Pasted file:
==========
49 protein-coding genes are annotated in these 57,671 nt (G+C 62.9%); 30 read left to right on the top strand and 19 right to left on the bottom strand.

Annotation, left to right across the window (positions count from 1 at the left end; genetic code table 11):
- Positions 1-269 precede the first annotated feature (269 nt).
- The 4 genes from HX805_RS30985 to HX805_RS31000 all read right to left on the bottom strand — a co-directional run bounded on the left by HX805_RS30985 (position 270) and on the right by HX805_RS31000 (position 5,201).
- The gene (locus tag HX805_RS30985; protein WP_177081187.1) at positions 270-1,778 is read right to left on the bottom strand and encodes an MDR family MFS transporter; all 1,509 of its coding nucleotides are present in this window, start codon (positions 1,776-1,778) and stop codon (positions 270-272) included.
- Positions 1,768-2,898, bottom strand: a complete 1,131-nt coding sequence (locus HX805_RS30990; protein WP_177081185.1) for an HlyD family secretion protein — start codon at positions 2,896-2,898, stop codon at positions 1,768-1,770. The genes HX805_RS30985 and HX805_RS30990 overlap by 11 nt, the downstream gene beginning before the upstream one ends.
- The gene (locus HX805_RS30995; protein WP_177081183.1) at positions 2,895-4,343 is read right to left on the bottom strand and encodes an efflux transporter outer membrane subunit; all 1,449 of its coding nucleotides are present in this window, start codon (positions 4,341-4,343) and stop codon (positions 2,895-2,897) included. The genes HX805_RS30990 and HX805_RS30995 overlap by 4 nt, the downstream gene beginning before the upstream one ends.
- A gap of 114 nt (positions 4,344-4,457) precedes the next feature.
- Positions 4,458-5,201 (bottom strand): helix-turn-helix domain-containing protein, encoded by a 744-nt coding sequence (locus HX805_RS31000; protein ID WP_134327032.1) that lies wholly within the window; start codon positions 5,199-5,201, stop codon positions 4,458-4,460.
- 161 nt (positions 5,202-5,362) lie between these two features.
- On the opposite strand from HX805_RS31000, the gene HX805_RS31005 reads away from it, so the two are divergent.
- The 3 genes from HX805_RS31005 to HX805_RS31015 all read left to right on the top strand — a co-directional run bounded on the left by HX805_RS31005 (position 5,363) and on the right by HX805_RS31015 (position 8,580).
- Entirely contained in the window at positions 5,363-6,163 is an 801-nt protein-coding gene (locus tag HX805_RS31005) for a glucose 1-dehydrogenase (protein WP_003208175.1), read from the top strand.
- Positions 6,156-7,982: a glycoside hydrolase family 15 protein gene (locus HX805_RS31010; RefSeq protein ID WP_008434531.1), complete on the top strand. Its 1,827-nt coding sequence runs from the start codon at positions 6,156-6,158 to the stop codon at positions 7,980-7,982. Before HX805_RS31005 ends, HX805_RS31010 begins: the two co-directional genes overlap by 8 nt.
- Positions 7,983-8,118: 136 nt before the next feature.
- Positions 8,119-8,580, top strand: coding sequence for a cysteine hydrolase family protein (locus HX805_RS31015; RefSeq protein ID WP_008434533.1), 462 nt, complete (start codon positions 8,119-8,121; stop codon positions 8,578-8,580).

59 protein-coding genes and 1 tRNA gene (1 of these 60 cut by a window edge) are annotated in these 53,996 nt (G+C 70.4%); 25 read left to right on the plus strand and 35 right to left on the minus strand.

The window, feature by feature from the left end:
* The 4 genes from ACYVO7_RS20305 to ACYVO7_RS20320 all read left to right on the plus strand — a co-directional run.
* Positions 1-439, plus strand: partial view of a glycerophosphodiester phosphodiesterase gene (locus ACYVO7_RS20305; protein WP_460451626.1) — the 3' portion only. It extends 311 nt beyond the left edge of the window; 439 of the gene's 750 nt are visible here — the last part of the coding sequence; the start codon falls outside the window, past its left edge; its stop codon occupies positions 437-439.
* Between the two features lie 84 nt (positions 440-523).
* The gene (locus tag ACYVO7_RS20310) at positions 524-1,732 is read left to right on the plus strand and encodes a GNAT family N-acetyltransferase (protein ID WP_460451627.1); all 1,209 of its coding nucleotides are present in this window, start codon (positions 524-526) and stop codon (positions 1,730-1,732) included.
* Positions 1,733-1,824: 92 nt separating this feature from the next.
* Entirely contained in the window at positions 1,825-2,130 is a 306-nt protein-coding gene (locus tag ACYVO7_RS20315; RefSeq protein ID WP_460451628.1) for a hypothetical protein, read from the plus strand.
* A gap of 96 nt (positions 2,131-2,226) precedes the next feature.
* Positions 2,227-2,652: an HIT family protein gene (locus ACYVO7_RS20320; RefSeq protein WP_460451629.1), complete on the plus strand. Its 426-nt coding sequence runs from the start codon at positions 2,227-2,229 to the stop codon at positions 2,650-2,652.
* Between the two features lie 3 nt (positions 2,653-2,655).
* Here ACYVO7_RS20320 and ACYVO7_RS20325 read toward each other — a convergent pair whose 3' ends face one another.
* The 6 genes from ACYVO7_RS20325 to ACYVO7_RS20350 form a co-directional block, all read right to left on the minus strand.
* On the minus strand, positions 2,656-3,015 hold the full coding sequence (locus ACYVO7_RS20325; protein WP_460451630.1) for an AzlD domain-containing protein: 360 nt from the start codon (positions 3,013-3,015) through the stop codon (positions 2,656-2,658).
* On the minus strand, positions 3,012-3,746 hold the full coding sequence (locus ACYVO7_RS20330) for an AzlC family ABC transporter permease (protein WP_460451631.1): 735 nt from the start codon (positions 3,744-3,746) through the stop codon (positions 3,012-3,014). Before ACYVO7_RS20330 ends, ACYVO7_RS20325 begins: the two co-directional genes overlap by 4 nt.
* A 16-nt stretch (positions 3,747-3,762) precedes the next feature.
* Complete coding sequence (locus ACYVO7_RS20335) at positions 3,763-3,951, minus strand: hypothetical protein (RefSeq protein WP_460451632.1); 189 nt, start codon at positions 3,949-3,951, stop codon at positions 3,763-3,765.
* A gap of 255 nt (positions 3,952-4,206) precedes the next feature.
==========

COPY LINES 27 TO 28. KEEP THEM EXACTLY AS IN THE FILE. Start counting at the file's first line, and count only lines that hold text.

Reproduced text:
* Between the two features lie 3 nt (positions 2,653-2,655).
* Here ACYVO7_RS20320 and ACYVO7_RS20325 read toward each other — a convergent pair whose 3' ends face one another.